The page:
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Interfacing the Law




How can the right to access to knowledge be held up against claims of copyright? How can we battle the terror of the mind produced by the current intellectual property regime?

Interfacing the law is an attempt to build a series of platforms, both in the sense of online interfaces and of public discourse, that allows us to experiment with, to openly discuss and to reflect while the next wave of court cases is waiting to happen.


It is urgent that we find ways to make the public debate transcend the juridical binary of illegal vs. legal, and claim political legitimacy for acting out the potential of digital publishing, and the possibility of sharing digital books.


extra detail

  • completed in June 2017

  • Publication launch at Het Nieuwe Institute in Rotterdam, on the 15th of June 2017

  • In collaboration with Emily Buzzo, Max Franklin, Giulia de Giovanelli, Franc Gonzales and Nadine Rotem-Stibbe

  • For more about FFF visit its wiki page


Nadine Rotem-Stibbe and I focused on the semi-legal practices in the food industry. Mass-processed foods are often riddled with undisclosed and hidden elements. We are mostly ignorant of the processes involved in manufacturing, packaging, and shipping of our products, and the consequences of such processes. This is not a new grievance, carbon footprints, GM foods, Fair Trade, organic, animal right are all phrases that occur often in headlines, warning us against buying or using a certain product, or advising us to support a certain cause. Such advice, though probably well-meaning, not only leaves the consumer confused, but also takes away the consumers autonomy in making decisions and taking responsibility for the products they use.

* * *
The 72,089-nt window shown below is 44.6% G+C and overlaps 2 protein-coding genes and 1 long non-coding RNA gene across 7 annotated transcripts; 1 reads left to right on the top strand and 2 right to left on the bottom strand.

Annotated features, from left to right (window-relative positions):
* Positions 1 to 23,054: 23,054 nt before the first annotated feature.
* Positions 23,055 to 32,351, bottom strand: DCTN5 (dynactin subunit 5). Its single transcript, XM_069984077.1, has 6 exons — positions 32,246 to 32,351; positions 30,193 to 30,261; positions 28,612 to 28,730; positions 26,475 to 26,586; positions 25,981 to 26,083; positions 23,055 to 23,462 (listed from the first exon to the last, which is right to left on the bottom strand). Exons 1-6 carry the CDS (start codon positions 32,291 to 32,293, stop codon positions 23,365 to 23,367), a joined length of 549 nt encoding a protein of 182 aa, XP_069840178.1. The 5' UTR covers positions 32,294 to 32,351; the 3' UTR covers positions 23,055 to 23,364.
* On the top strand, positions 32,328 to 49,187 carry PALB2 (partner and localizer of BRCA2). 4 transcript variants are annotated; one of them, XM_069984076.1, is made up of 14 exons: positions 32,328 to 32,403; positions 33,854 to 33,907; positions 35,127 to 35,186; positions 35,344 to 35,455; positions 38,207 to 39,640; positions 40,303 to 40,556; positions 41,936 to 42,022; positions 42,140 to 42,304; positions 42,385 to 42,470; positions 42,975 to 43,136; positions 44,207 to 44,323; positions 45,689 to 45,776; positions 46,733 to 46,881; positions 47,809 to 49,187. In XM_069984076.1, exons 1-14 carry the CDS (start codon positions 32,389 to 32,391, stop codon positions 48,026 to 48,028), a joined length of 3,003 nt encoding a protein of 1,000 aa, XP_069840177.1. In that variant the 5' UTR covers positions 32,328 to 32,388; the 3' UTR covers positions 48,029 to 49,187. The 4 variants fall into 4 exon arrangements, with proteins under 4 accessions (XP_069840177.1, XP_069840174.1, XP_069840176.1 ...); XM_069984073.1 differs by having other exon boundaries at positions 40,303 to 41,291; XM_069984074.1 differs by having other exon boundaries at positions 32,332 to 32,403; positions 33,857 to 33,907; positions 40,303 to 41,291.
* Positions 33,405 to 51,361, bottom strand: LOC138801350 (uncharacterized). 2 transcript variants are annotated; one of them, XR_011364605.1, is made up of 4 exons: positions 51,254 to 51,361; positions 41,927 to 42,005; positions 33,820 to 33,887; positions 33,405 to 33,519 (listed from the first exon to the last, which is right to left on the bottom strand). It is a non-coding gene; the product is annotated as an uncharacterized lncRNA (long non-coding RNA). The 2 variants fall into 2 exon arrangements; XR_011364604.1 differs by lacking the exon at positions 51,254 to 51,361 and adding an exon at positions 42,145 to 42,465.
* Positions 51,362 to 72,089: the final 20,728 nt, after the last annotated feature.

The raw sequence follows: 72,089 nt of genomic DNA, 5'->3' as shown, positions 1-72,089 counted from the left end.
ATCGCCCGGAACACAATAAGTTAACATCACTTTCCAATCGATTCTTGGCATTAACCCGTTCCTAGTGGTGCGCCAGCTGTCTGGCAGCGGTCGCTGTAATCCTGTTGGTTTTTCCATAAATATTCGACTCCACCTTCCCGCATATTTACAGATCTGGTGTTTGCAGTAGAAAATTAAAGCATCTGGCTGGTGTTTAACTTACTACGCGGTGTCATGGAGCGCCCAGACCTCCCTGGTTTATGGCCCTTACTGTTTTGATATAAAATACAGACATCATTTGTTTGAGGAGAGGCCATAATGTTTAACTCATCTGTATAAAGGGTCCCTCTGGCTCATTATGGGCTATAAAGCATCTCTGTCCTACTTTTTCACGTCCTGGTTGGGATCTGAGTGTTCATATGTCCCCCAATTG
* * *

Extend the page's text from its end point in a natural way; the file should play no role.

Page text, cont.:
FFF is an open product-database wiki which aims to fill the lack of easy access to what should be public knowledge. Empirical food companies are our main concern. Their disclosed control - whether with data, health factors or ethical behaviour - is beyond our imagination. However, even if the data were fully accessible, there would end up being masses of text and technical information, something that the average consumer, cannot, and will not, read - just like the terms and conditions. There is, therefore, a pressing need to simplify, decrypt and disambiguate the information by extracting the most relevant points while also maintaining transparency by ensuring that everything can still be easily accessed if one does want to go into depth. To better understand the bigger picture the information is broken down into three categories for each product; On the Surface, Grey Area and Under the Surface.


This publication is part of the Special Issue group projects of the Master of Media Design students from the Piet Zwart Institute, Willem de Kooning Academie, Rotterdam. Experimental Publishing students who contributed to the publication and exhibition are: Emily Buzzo, Karina Dukalska, Max Franklin, Giulia de Giovanelli, Franc Gonzales and Nadine Rotem-Stibbe. For more content visit the official XPUB Special Issues.